Cricket's participation grew more than nine percent to more than 1.4 million players in Australia in 2016-17, according to the latest National Cricket Census released by Cricket Australia.
Of Australian cricket's 1.4 million participants, more than 27 per cent were female players. The nearly 400,000 females playing cricket was an increase of about 80,000 on the previous year.
Grassroots cricket was a key issue in the negotiations over the Memorandum of Understanding with the country's professional players. Cricket Australia Chief Executive Officer James Sutherland said the results from the census and a national audit of facilities would be used to help fund development to meet the needs at the grassroots of the sport.
"The interest in the elite level of our game has now translated to our grassroots. That simply means, though, that we need to meet this demand, tackling the needs of clubs and schools, providing kids and particularly girls with a welcoming and suitable environment, and supporting our volunteers," Sutherland said in a statement.
"We are really pleased to see the growth in participation amongst women and girls. Last winter we launched a Growing Cricket for Girls Fund, with an initial investment of $1.5m," Sutherland added.
"It saw associations and clubs create 363 new teams across 46 new all-girl competitions, demonstrating both the huge demand and the need for sport to create the right environment.
"With additional support from principal partner Commonwealth Bank, the total investment in Growing Cricket for Girls will be $6m over four years – the single biggest investment by an Australian national sporting organisation into teenage girls' sport."
However, the census revealed a need for more female-friendly pavilions, and Sutherland said the ambition was by build 500 by 2022, at a cost of $1 billion.
"We can only address these with everyone working collaboratively and partnership with government, local communities and other sports is going to be of importance.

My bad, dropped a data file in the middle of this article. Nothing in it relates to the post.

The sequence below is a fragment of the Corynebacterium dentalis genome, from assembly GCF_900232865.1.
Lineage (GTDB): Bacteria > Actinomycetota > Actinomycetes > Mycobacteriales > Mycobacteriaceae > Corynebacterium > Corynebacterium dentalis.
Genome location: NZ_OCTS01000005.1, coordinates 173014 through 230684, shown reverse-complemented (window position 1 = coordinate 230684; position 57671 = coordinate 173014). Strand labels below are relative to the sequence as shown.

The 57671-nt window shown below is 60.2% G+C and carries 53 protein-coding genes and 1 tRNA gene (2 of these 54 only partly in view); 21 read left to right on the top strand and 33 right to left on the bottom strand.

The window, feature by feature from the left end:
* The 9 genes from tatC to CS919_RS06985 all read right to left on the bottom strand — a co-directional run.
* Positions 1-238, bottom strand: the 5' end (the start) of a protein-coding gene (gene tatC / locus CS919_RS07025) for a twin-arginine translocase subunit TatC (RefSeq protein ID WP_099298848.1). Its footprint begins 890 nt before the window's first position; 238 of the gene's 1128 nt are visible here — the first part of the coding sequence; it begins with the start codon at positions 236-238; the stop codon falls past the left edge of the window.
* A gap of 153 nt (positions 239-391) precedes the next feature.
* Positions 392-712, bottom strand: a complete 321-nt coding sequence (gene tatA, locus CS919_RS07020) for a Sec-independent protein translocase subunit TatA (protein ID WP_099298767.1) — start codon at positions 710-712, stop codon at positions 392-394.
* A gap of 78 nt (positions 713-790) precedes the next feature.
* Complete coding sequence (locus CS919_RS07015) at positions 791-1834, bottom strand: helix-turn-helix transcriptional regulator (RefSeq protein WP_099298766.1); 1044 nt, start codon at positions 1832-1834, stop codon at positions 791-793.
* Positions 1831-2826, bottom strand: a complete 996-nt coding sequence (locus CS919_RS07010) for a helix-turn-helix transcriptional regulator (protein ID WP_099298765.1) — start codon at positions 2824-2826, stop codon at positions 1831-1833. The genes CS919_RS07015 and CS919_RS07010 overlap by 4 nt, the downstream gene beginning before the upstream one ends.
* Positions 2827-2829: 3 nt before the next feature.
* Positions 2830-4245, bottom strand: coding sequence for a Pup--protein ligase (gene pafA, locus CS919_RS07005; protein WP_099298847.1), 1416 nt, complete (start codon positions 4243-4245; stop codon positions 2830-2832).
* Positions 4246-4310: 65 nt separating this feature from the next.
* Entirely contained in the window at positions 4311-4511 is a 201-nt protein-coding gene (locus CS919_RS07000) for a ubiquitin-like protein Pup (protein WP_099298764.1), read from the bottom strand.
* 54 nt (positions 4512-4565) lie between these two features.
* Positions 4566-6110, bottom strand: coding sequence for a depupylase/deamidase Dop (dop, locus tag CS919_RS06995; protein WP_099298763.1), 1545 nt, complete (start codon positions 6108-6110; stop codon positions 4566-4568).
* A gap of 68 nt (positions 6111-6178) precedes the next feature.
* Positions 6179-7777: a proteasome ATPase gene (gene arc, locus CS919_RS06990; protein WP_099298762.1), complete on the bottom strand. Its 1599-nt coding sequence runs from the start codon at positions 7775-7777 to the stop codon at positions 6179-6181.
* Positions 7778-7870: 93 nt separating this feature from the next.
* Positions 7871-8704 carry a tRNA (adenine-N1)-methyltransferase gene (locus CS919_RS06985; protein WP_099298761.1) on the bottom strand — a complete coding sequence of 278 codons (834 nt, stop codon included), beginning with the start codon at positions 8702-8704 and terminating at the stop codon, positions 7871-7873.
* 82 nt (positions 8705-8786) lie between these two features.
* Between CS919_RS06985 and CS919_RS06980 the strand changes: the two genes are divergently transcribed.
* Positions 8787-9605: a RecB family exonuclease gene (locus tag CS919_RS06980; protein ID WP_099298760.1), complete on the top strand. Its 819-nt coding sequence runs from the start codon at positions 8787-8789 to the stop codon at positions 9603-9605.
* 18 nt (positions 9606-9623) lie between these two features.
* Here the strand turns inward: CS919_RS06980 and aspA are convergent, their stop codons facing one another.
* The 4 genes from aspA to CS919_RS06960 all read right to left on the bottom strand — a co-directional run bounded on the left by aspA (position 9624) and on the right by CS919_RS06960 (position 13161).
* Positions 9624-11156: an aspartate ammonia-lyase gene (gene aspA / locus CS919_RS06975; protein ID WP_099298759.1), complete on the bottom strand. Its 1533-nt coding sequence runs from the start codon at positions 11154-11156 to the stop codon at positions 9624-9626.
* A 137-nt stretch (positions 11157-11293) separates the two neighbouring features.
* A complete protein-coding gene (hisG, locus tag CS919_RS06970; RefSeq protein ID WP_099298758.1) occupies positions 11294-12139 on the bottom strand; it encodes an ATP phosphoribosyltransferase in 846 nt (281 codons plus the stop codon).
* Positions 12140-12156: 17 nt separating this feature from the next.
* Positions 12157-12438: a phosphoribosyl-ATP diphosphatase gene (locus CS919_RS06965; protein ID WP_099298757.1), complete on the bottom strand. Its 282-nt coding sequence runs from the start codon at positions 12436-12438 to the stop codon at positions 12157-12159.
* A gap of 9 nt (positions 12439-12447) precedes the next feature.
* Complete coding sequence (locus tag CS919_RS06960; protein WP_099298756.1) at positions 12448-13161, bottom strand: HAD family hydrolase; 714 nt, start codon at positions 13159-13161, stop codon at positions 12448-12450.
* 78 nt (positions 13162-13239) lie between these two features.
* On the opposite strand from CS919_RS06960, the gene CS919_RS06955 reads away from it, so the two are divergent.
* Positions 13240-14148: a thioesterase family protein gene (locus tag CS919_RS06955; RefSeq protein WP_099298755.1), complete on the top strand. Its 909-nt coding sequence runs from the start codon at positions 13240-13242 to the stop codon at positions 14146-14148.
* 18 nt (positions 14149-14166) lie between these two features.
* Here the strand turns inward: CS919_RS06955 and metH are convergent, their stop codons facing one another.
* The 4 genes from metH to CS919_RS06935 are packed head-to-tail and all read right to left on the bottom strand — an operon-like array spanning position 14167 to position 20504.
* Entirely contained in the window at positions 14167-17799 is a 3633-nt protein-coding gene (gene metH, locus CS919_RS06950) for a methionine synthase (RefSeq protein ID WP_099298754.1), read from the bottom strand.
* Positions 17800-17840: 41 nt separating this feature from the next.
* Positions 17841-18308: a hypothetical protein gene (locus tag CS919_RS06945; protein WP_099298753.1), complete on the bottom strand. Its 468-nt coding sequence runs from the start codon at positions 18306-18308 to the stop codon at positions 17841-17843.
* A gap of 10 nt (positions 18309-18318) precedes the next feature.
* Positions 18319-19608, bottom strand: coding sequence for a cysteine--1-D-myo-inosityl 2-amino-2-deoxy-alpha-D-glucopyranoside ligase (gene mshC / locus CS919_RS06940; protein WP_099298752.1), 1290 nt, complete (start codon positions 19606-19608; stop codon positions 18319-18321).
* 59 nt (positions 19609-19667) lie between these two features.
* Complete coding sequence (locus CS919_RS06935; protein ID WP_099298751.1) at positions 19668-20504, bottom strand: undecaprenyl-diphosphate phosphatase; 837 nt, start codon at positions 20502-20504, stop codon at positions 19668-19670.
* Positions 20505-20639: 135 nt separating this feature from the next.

"That sort of investment needs all parties to have the right sort of information to set the priorities, and Cricket Australia is pleased that its audit will be a core part of that decision-making."
The census also revealed huge growth in the numbers of Indigenous players – up more than 47 per cent to more than 54,000 players – as well as those from multicultural backgrounds and those with a disability.
Sutherland also said the recent trial of revised junior formats had been a success and would be rolled out nationwide across the next three summers.
"(The trial) proved conclusively that it made cricket more accessible and enjoyable," Sutherland said.
"The end result is that children learn the skills faster, and develop great confidence and passion for the game."
For more information about junior formats, visit community.cricket.com.au/junior-formats
Cricket's participation figures were narrowly outstripped by attendance, with the 2016-17 season setting a new crowd record with more than 1.8m Australians attending elite cricket.
A total of 1,863,846 people attended international cricket, the KFC BBL, and the Rebel WBBL. That was backed up by strong TV ratings that saw an average of 1.05 million watch Test, ODI and T20 international matches broadcast on the Nine Network.
The second season of the WBBL saw more than 121,000 fans attend matches with an average of 239,000 tuning in to the 12 matches televised by Network Ten. Live streaming of all non-televised matches via cricket.com.au, Facebook and the CA Live App saw more than 1.5 million viewers.